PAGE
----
Patrick Unveils First Round of Education Proposals
Virtual learning, A-through-F school ratings and teacher quality were among the topics covered by broad slate of education reform bills announced by Lt. Gov. Dan Patrick and Education Chairman Larry Taylor on Tuesday.
*Editor’s note: This story has been updated throughout.
Measures focused on school accountability, online learning, career development and teacher quality were among the broad slate of education bills Lt. Gov. Dan Patrick and Senate Education Committee Chairman Larry Taylor announced Tuesday.
Taken together, the Republicans’ legislative package would both reward the state's high-performing schools and "help children find a way out" of those that are failing, said Taylor, R-Friendswood.
The proposals Taylor described included an A-through-F rating system for public schools; lifting existing limits on online courses; making it easier for high-school students to take courses that count for college credit; updating teacher evaluations; and an "opportunity" school district to oversee the worst-performing schools in the state.
Taylor also said he had filed a "parent empowerment" bill that would drop the number of years a school must be poor-performing for parents to petition for new management from five to two.
During the 2013 legislative session, lawmakers attempted to enact a number of the measures proposed Tuesday, including A-through-F grades for school and the achievement school district proposal.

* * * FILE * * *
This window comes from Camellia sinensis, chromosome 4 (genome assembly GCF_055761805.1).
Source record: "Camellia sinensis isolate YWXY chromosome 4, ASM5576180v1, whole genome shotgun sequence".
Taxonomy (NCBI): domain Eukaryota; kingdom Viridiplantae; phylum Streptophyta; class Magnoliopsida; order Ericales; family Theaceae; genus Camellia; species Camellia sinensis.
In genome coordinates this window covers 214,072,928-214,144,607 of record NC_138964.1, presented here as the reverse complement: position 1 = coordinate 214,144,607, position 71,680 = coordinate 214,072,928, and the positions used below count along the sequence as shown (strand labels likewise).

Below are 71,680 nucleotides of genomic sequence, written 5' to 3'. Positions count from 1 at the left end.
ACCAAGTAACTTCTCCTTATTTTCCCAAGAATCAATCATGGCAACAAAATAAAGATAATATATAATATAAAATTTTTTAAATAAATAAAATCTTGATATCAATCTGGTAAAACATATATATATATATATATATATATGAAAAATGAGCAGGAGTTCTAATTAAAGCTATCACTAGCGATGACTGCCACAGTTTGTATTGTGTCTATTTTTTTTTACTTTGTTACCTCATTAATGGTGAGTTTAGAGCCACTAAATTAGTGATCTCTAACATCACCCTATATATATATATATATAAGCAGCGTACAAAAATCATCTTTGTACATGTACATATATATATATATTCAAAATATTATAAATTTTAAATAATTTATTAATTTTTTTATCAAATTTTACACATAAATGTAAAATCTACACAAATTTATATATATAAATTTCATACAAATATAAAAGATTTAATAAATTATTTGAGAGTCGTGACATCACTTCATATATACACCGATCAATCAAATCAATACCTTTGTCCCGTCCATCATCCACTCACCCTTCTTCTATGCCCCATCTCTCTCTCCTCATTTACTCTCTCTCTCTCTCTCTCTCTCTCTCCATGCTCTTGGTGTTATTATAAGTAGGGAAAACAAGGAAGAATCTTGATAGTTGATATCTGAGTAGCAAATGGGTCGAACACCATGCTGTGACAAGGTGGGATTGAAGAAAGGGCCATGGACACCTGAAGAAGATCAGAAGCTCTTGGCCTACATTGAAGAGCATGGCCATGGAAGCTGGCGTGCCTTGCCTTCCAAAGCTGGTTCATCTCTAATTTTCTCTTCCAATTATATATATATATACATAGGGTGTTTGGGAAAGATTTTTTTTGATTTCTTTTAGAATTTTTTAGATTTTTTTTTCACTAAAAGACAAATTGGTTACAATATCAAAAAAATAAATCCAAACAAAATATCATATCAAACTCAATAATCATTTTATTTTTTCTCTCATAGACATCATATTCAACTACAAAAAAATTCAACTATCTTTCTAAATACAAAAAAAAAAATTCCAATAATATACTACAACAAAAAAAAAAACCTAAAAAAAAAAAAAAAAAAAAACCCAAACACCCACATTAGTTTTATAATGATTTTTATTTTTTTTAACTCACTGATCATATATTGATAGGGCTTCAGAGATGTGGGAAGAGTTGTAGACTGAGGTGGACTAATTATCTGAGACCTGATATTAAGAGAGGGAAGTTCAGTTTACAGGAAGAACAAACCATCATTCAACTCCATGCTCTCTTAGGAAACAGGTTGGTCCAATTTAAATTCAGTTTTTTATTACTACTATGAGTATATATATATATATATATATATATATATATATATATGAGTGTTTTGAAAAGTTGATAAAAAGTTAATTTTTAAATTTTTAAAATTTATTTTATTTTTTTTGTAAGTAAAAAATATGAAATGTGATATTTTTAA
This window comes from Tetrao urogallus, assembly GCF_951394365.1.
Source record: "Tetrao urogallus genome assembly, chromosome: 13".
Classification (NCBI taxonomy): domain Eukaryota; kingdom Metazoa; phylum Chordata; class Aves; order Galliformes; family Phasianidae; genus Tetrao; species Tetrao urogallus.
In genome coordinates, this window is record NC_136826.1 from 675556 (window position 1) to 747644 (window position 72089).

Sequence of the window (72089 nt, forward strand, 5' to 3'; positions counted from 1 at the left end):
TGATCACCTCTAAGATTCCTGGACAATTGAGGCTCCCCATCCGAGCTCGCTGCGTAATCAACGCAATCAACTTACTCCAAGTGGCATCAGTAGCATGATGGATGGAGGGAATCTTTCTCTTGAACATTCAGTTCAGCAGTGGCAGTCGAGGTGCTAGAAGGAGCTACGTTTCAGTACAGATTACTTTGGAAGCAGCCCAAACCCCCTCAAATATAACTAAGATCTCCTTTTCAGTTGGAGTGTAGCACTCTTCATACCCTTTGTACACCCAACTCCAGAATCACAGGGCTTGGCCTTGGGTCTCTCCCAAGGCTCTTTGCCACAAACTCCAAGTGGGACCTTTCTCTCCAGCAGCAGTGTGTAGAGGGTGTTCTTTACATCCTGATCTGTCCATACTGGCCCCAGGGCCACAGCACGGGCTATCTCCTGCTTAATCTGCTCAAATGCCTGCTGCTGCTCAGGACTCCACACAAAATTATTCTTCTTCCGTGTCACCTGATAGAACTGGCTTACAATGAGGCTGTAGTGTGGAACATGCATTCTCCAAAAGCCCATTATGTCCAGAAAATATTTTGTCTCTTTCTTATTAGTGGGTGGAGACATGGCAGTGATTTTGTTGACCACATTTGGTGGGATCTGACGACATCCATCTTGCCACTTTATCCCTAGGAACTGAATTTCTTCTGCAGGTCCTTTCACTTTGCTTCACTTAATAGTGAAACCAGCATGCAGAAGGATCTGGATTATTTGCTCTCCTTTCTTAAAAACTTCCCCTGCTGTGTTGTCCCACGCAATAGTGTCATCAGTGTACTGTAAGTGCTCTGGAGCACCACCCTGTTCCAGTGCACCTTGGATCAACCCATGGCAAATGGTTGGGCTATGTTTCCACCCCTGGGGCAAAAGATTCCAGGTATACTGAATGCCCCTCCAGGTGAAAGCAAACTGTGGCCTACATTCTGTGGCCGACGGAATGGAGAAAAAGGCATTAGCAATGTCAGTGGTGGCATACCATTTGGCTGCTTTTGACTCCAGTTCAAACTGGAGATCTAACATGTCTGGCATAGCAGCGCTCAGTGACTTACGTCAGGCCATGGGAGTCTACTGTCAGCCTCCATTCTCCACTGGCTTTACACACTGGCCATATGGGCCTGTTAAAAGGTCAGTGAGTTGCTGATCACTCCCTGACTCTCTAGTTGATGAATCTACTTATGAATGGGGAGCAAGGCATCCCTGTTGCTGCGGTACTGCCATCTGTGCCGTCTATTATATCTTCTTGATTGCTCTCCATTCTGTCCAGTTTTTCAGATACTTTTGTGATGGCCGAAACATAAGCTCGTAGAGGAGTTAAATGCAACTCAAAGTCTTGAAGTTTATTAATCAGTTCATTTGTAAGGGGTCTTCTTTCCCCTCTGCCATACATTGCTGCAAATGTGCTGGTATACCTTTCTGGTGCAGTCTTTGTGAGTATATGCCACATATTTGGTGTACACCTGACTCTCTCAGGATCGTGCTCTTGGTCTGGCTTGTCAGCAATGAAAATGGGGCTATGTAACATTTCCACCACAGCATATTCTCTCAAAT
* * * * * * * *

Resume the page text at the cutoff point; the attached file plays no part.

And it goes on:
The A-through-F proposal passed only when the bill’s authors agreed that the grades would only apply at the district level and to delay its implementation until 2016. Taylor’s new bill would apply at the campus level. The state currently rates schools as either “met standard” or “needs improvement.”
A measure similar to Taylor’s opportunity school district bill failed amid concerns including how it would be funded. The policy, also sometimes called an achievement school district, is embraced by the Obama administration's Race to the Top program. It has been adopted by a handful of other states including Tennessee, Louisiana and Virginia.
All of the legislation announced Tuesday is part of the legislative agenda advanced by Texans for Education Reform, which praised the proposals in a statement released after the news conference.
The group’s leaders include former Senate Education Committee Chairwoman Florence Shapiro, R-Plano. Dick Weekley and Dick Trabulsi, veterans of the state’s tort reform battles who now control one of the state’s wealthiest political action committees, were among those who founded it at the start of the last legislative session.
Measures aimed at improving early-childhood education or establishing a school choice program that would help parents pay for private schools for their children were not among those unveiled.
Gov. Greg Abbott, a Republican, has asked lawmakers to put the former on the legislative fast track. Patrick has said the latter is a top priority for him as lieutenant governor this session.
Patrick said senators would soon file bills addressing both topics.
At the announcement, Patrick and Taylor were joined by four Republican senators, Donna Campbell of New Braunfels, Kel Seliger of Amarillo, Paul Bettencourt of Houston and Charles Perry of Lubbock, as well as Democrat Eddie Lucio of Brownsville.
Disclosure: Texans for Education Reform was a corporate sponsor of The Texas Tribune in 2013. A complete list of Texas Tribune donors and sponsors can be viewed here.
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